In its recent decision in Johnson v. Avery, 393 U.S. 483, 89 S. Ct. 747, 21 L. Ed. 2d 718, the United States Supreme Court held invalid a state prison regulation against activities of a convict in rendering legal assistance to other prisoners, to whom assistance was not readily available from outside sources. The restriction of the creative preparation of manuscripts has not been shown to be based on medical standards applicable to the treatment of petitioner. Furthermore, such activity does not appear to be a threat to institutional security; and it is unnecessary here to pass upon the validity of the regulation in respect to convicts. Petitioner should therefore be subject only to the general law applicable to other citizens in his preparation of manuscripts, in his negotiating for their publication, and in his mailing of them, unless recognized medical standards, applicable to petitioner, justify restriction of his activities. Respondent, accordingly, should be permanently enjoined from enforcing this regulation against petitioner under existing circumstances. It is therefore

Ordered that the petition for habeas corpus herein be, and the same is hereby, granted. It is further

Ordered that respondent be, and he is hereby, enjoined from enforcing policy statement H.7300.4 and the regulations included in Form 1081-B, "manuscript of inmates", against petitioner under existing circumstances. It is further

Ordered that respondent effectively nullify all previous punishments, if any, suffered by this petitioner for any alleged violation of the aforesaid regulation and to cease and desist from all present or future punishments under existing circumstances, and that respondent permit petitioner to mail a manuscript of "Pariah" or "Soldier's Fortune" to his parents and hereafter to negotiate for publication and mail manuscripts without reference to the aforesaid regulation. It is further

Ordered that respondent be enjoined from depriving petitioner of the use of certified mail for mailing manuscripts and correspondence in connection therewith.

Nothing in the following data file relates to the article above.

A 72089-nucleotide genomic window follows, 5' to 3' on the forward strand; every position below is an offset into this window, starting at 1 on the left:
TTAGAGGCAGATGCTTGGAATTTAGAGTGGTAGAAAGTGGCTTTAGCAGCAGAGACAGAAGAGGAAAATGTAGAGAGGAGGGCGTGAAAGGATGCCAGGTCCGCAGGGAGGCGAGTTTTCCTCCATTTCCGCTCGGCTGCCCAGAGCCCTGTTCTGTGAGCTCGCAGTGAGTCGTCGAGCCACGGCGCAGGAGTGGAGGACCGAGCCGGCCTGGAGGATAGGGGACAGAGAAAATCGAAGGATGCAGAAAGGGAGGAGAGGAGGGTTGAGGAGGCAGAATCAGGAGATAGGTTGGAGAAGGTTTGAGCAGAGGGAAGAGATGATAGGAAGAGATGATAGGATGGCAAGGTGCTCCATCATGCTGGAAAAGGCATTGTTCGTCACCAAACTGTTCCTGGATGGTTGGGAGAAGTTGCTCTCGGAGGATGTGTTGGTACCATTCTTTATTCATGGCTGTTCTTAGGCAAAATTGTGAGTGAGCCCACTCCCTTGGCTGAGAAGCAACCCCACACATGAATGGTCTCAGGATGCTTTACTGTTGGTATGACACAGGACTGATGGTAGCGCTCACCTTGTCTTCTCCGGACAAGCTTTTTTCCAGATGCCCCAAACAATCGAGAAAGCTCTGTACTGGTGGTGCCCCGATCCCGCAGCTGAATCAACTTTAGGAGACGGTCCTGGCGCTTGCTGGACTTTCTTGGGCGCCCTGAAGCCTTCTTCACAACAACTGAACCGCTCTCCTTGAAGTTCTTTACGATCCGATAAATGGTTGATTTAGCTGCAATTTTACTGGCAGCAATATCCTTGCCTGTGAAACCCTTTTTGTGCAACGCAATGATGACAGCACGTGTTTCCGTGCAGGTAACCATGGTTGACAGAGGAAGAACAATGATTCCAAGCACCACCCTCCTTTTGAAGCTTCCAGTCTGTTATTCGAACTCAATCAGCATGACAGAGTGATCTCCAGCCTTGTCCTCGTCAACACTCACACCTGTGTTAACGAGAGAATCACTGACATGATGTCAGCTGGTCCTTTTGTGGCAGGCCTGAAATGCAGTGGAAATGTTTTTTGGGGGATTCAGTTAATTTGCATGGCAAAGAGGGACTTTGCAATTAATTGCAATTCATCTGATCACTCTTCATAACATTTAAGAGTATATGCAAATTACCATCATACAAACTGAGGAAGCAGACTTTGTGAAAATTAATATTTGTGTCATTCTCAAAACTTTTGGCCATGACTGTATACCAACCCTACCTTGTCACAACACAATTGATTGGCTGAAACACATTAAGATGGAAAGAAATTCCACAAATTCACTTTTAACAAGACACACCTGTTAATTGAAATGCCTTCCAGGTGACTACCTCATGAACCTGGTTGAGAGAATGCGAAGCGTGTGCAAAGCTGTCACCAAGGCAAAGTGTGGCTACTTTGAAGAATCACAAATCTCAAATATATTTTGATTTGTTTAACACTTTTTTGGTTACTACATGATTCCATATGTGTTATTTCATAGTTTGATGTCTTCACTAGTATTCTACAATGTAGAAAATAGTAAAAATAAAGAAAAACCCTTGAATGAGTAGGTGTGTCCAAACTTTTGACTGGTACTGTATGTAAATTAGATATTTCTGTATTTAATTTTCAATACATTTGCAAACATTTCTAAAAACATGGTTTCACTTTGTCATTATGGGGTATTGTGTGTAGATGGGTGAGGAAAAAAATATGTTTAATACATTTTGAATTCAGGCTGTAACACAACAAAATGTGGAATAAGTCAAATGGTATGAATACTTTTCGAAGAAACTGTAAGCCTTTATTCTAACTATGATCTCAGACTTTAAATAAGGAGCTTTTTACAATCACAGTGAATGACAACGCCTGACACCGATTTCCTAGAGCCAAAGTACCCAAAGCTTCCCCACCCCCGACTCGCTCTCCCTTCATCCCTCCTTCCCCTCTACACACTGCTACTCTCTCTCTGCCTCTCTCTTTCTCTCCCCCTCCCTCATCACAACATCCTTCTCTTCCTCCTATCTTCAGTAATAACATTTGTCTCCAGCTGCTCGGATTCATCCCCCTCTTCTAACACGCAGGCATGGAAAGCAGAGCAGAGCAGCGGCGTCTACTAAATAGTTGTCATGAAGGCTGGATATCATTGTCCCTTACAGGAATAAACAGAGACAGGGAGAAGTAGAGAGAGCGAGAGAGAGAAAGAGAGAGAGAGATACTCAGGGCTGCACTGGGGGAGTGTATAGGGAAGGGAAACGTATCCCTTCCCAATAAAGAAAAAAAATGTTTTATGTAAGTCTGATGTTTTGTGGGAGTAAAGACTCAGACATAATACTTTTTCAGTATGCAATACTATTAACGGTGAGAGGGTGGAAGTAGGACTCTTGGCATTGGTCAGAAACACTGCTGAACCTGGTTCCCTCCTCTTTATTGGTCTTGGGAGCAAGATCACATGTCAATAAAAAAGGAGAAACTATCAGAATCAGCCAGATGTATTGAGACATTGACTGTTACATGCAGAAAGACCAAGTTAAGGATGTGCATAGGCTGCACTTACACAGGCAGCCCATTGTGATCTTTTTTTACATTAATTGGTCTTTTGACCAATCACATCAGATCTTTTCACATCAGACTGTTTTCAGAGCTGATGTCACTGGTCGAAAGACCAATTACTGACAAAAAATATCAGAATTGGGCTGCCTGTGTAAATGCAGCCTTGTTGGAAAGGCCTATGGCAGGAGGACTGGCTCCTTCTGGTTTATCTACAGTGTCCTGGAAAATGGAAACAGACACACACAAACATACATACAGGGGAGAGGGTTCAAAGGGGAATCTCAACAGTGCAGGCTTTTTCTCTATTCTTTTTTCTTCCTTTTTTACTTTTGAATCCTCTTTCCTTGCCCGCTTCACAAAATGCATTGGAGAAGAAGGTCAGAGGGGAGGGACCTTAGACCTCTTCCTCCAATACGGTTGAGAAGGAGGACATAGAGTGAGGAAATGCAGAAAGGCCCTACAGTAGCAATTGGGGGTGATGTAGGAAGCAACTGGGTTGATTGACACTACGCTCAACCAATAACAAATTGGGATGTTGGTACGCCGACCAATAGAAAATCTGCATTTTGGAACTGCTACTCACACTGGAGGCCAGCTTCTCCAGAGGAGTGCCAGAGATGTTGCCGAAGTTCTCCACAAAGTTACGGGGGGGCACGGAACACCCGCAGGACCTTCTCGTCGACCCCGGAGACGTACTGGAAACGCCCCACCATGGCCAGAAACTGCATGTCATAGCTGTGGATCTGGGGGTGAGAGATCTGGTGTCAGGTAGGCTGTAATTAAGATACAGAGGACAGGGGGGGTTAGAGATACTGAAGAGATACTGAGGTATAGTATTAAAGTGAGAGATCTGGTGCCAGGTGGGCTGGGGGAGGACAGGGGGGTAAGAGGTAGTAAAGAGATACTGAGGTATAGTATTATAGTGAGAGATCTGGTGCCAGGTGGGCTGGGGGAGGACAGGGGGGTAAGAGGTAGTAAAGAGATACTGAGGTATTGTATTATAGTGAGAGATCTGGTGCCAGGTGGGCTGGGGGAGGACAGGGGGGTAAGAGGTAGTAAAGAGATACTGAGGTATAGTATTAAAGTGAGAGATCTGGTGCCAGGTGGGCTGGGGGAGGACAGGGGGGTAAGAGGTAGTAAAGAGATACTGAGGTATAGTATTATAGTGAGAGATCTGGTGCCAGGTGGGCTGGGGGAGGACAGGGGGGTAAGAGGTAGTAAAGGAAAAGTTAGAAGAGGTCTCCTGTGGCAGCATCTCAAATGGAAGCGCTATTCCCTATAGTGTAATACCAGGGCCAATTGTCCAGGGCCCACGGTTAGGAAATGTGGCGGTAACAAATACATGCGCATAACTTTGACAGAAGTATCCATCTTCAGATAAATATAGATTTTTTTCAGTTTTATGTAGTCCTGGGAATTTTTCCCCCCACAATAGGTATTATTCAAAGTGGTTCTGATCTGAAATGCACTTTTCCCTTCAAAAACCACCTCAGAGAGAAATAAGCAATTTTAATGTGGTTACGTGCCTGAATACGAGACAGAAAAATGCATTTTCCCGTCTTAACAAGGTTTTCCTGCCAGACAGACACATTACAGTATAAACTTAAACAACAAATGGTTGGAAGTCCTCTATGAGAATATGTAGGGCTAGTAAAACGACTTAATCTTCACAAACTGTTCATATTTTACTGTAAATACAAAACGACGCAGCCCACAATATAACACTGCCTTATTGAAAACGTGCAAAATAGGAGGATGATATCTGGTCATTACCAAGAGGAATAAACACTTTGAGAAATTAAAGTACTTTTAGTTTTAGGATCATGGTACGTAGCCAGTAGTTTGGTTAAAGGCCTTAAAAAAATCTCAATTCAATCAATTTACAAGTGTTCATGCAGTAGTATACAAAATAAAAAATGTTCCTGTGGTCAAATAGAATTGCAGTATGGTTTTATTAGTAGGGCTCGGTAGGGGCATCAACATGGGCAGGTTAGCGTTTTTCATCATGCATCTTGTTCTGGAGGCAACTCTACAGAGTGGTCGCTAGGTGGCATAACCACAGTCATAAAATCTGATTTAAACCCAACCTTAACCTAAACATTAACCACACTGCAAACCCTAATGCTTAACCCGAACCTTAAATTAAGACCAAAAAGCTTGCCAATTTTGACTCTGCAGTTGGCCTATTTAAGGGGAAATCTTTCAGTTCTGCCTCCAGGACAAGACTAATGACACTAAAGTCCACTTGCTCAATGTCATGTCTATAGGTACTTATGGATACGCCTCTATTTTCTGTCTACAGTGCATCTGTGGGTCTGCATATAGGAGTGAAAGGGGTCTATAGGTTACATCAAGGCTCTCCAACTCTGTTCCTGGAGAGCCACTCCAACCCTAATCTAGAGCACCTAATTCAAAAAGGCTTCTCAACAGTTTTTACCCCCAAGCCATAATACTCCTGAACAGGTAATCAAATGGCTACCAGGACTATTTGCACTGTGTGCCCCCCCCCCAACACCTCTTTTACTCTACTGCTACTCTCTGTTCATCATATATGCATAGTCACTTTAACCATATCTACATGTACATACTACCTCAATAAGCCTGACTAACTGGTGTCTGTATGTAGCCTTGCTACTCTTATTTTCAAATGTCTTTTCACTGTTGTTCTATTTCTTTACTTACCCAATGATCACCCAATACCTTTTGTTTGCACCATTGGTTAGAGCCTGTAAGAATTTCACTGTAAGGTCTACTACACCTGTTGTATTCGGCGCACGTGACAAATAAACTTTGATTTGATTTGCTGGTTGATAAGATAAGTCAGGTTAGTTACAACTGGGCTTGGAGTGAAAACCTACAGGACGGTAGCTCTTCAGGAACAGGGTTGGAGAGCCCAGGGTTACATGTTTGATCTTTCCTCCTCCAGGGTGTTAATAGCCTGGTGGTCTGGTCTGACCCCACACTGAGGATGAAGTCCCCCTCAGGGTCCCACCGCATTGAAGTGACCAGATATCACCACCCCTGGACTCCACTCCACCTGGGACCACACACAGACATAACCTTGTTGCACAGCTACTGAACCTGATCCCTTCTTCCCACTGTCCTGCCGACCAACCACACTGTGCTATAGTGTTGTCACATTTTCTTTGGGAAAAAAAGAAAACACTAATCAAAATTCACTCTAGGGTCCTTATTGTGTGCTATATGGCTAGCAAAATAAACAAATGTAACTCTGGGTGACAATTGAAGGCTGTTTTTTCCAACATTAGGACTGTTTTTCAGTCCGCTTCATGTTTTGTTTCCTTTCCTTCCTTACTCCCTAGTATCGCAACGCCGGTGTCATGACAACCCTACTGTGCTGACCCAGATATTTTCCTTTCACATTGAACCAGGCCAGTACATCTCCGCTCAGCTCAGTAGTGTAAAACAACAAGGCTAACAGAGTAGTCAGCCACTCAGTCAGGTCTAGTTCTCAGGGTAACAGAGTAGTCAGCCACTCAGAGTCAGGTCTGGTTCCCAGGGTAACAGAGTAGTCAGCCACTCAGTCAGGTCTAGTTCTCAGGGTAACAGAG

[1] Petitioner also originally contended:

"That respondents refuse to acknowledge, stamp, or notarize petitions in petitioner's presence and provide paper service pursuant to Section 4004, Title 18."

This contention will not be considered here, in view of petitioner's later request that it not be considered, since it was "moot".

[2] Policy Statement H-7300.4 of respondent, which appears on the reverse side of Form #1081-B, "manuscript of inmates", reads as follows:

"Inmates may be permitted to prepare manuscripts for publication in the institution inmate magazine or in connection with their educational program.

"An inmate may be permitted to submit a manuscript to a publisher or editor only after review and specific approval by the Bureau. Inmates who may be regarded as professional writers or who have earned all or a major part of their living from writing shall not be permitted to send their work out for publication.

"The inmate shall submit a request outlining the content of the manuscript to the Supervisor of Education or some officer designated by the Director, who shall approve or disapprove the request after consultation with the Associate Director or Director.

"Manuscripts prepared without prior approval and procedures provided above shall be confiscated.